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The Dead Hand Journal



Ezell Ware is nobody's victim.

This is a theme that comes through loud and clear in this memoir, despite the fact that Brigadier General Ware came to the world in the most desperate circumstances, and to maturity in the deeply racist environment of Jim Crow Mississippi.

General Ware tells two stories, interleaving the tale of his youth and career as one of the few black helicopter pilots in Viet Nam with a harrowing odyssey of survival after being shot down on a mission that didn't officially exist. In one story, a poor black kid defies all odds and conventional wisdom as he makes his way from the cotton fields to the Marines and, ultimately, to elite status as a helicopter gunship pilot running covert missions over Viet Nam. In the other, Ware drags his badly injured command pilot—a former Klansman—through three weeks of atrocious pain, harrowing escapes, and numbing disappointment as one rescue mission after another fails to pluck the men out of the jungle.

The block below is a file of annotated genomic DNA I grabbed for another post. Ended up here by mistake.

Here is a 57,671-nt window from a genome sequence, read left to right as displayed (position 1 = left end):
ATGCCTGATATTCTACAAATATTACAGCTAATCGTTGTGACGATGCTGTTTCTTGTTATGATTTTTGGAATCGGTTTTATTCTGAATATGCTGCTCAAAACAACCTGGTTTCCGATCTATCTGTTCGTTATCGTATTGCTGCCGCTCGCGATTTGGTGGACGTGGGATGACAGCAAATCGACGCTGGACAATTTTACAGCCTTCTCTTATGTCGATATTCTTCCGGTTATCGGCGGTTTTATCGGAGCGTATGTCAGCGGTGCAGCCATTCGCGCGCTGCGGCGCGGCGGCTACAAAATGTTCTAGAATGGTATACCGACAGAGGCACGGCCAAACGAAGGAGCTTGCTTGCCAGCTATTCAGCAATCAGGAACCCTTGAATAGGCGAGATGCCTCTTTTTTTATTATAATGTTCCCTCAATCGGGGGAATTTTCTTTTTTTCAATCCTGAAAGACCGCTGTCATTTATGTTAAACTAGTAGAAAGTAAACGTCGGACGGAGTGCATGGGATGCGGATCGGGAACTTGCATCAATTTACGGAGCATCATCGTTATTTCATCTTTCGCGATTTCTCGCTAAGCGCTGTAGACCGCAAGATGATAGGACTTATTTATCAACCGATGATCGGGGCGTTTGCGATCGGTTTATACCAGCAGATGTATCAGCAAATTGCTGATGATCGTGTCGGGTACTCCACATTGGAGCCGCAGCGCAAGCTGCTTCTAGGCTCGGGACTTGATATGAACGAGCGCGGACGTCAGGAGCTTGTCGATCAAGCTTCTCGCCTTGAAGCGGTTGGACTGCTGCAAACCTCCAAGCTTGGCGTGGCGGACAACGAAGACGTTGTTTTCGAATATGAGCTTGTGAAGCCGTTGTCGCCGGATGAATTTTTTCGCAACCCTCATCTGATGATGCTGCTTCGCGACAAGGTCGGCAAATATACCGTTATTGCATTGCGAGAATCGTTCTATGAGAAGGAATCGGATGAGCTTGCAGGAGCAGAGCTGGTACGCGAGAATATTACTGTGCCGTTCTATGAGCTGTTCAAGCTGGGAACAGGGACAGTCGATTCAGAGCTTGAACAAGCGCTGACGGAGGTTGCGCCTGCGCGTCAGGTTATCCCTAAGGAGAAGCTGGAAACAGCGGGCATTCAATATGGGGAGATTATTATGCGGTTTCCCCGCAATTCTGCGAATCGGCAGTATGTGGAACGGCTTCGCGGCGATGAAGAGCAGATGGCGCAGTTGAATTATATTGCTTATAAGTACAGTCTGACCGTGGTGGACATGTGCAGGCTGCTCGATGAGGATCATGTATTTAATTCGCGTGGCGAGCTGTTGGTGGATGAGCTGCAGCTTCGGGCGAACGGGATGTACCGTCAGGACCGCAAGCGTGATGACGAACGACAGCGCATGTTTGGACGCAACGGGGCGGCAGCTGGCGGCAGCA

Both stories stand in stark contrast to a modern America in which "leaders of the black community" like Jesse Jackson and Al Sharpton preach victimhood and dependency to their fully enfranchised followers, while successful black men like Bill Cosby and Clarence Thomas are vilified for calling their bretheren to account for their own lives. I would like to wish that General Ware's life might set the standard for America's black youth, instead of avowed terrorists like Malcom X or opportunistic charlatans like Jackson and Sharpton, but frankly inspiration at this level is just too rare to bear hoarding.

General Ware's example should belong to us all.

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